Machine learning-based identification and classification of physical fatigue levels: A novel method based on a wearable insole device

Maxwell Fordjour Antwi-Afari*, Shahnawaz Anwer, Waleed Umer, Hao-Yang Mi, Yantao Yu, Sungkon Moon, Md. Uzzal Hossain

*Corresponding author for this work

Research output: Contribution to journalArticlepeer-review


Construction is known for being a labor-intensive and risky industry. Within various occupational settings such as construction, physical fatigue is an underlying health condition that may lead to musculoskeletal disorders and fall-related injuries. Identifying a worker's physical fatigue could enable safety managers to mitigate fatigue-related injuries and improve workplace operations. However, current physical fatigue assessment and identification methods include subjective, physiological, biomechanical, and computer vision approaches, which may be unreliable, intrusive, and require extensive post-processing, thus, rendering them impractical for continuous monitoring of workers' movements and automated identification of physical fatigue. Given the above, this study aims to utilize a wearable insole device to identify and classify physical fatigue levels in construction workers. Ten asymptomatic subjects were recruited to perform a fatiguing manual rebar tying activity in a laboratory setting. Borg's rating of perceived exertion (RPE) was applied as a subjective measure for collecting the levels of physical fatigue of each subject. Three sub-classification problems for identifying physical fatigue levels (i.e., PFL1, PFL2, and PFL3) were assessed. Numerous features were evaluated from the collected data samples after data segmentation. The classification performance of supervised machine learning algorithms was evaluated at a sliding window of 2.56 s. Our results from 10-fold cross-validation show an accuracy of 86% for the Random Forest (RF) algorithm, indicating the best performance among other algorithms. In addition, precision, recall, specificity, and F1-score metrics of the RF algorithm were between 52.63% and 82.62%, 52.63%–84.32%, 89.60%–92.33%, and 52.63%–83.46%, respectively. These results indicate that data samples such as acceleration and plantar pressure acquired from a wearable insole device are reliable for identifying and classifying physical fatigue levels in construction workers. In summary, this study would contribute to providing a proactive physical fatigue assessment method and guidelines for early identification of physical fatigue in construction.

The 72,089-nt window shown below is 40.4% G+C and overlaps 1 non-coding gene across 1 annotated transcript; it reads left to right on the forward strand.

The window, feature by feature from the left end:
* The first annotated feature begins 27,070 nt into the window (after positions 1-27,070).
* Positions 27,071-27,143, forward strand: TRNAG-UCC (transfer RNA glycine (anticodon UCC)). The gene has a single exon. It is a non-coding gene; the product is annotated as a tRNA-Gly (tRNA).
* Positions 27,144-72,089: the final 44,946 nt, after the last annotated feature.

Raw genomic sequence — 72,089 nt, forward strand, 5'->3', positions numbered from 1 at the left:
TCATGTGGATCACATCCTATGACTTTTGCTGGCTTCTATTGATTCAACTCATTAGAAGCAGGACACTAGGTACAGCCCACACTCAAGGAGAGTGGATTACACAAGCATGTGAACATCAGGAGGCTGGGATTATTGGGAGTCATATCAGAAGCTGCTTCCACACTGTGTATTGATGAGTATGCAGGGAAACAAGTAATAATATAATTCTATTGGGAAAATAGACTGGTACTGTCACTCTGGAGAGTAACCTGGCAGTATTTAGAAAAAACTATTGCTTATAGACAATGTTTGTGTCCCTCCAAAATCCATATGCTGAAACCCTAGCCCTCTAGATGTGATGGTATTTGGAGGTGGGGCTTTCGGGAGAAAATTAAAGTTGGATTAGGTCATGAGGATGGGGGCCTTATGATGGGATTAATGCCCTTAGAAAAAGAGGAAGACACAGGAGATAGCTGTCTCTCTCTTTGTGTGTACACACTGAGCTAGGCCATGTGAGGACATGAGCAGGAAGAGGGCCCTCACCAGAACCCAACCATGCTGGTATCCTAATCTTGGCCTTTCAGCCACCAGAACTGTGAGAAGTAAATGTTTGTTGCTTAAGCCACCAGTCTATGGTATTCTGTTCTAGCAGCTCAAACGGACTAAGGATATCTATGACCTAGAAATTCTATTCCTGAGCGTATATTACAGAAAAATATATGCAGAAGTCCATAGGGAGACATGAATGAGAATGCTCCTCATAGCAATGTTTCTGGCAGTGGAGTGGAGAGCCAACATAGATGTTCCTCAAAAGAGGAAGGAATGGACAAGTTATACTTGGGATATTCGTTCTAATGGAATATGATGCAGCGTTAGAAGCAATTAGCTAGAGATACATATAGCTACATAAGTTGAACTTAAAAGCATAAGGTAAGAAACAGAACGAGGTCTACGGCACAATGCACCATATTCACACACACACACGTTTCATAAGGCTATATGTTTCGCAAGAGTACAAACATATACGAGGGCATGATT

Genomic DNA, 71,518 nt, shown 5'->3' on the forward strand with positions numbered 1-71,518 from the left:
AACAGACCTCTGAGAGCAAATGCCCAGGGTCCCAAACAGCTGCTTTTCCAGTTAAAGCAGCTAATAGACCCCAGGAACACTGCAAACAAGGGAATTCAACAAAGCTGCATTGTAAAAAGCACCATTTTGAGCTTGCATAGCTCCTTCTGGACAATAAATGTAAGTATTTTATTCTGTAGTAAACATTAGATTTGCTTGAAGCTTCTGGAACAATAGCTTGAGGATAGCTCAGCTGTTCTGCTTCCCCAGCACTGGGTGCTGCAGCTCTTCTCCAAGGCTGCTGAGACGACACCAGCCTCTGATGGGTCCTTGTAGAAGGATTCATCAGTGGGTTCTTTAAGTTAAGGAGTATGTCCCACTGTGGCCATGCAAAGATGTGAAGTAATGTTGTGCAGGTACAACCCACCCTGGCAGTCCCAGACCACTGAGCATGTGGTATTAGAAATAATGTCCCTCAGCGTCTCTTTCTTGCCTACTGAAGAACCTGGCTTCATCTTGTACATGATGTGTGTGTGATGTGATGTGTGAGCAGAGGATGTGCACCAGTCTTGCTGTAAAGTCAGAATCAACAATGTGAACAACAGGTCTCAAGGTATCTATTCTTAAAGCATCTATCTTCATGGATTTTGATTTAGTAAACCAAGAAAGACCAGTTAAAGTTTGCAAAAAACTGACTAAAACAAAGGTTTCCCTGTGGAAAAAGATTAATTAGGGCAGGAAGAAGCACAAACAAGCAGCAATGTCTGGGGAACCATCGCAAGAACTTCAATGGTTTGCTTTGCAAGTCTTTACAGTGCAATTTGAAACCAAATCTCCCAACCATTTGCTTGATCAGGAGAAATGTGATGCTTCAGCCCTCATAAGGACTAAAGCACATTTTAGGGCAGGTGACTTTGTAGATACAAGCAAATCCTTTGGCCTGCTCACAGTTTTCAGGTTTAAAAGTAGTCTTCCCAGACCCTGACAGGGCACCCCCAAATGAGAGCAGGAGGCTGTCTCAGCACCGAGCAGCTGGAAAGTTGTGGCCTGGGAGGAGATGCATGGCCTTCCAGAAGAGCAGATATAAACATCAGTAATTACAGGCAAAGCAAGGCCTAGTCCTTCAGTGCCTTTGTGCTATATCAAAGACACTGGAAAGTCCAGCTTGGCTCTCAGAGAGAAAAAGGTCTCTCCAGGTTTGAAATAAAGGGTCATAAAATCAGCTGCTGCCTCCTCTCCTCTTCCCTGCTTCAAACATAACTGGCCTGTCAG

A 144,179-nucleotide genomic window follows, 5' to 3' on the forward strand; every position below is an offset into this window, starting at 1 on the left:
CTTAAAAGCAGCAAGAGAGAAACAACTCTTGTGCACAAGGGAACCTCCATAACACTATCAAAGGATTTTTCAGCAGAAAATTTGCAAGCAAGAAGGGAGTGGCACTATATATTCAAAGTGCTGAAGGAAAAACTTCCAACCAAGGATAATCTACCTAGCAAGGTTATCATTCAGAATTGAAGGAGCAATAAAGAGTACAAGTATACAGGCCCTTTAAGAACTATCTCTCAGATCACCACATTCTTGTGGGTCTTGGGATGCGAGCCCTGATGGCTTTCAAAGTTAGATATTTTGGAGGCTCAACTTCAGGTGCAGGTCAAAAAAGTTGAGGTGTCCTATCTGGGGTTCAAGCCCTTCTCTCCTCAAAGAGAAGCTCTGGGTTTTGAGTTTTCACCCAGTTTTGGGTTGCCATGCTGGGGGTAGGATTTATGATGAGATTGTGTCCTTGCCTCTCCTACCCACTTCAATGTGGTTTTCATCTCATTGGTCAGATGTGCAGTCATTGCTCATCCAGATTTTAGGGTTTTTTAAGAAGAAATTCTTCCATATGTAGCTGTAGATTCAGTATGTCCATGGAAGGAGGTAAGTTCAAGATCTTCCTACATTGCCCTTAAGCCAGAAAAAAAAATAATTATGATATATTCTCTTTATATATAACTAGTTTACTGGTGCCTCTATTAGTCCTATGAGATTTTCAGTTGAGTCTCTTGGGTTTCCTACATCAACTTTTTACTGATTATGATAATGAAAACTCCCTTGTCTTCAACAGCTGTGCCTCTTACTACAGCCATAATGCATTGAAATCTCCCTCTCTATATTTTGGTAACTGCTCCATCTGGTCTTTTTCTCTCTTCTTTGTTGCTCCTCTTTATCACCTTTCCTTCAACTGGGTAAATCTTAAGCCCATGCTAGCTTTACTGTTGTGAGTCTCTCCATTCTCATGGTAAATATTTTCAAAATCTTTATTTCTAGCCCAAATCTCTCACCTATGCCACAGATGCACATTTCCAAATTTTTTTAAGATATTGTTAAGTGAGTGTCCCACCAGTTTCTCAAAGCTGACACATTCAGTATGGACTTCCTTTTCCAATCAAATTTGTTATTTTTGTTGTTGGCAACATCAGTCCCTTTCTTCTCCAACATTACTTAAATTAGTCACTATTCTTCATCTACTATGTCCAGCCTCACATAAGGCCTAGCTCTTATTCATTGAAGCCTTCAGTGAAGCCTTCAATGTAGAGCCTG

Original languageEnglish
Article number103404
Number of pages11
JournalInternational Journal of Industrial Ergonomics
Early online date19 Dec 2022
Publication statusPublished - Jan 2023

Bibliographical note

Copyright © 2022 Elsevier B.V. This manuscript version is made available under the CC-BY-NC-ND 4.0 license: The final published version of record can be found here:


  • Fatigued-related injuries
  • Machine learning
  • Musculoskeletal disorders
  • Physical fatigue
  • Wearable sensors


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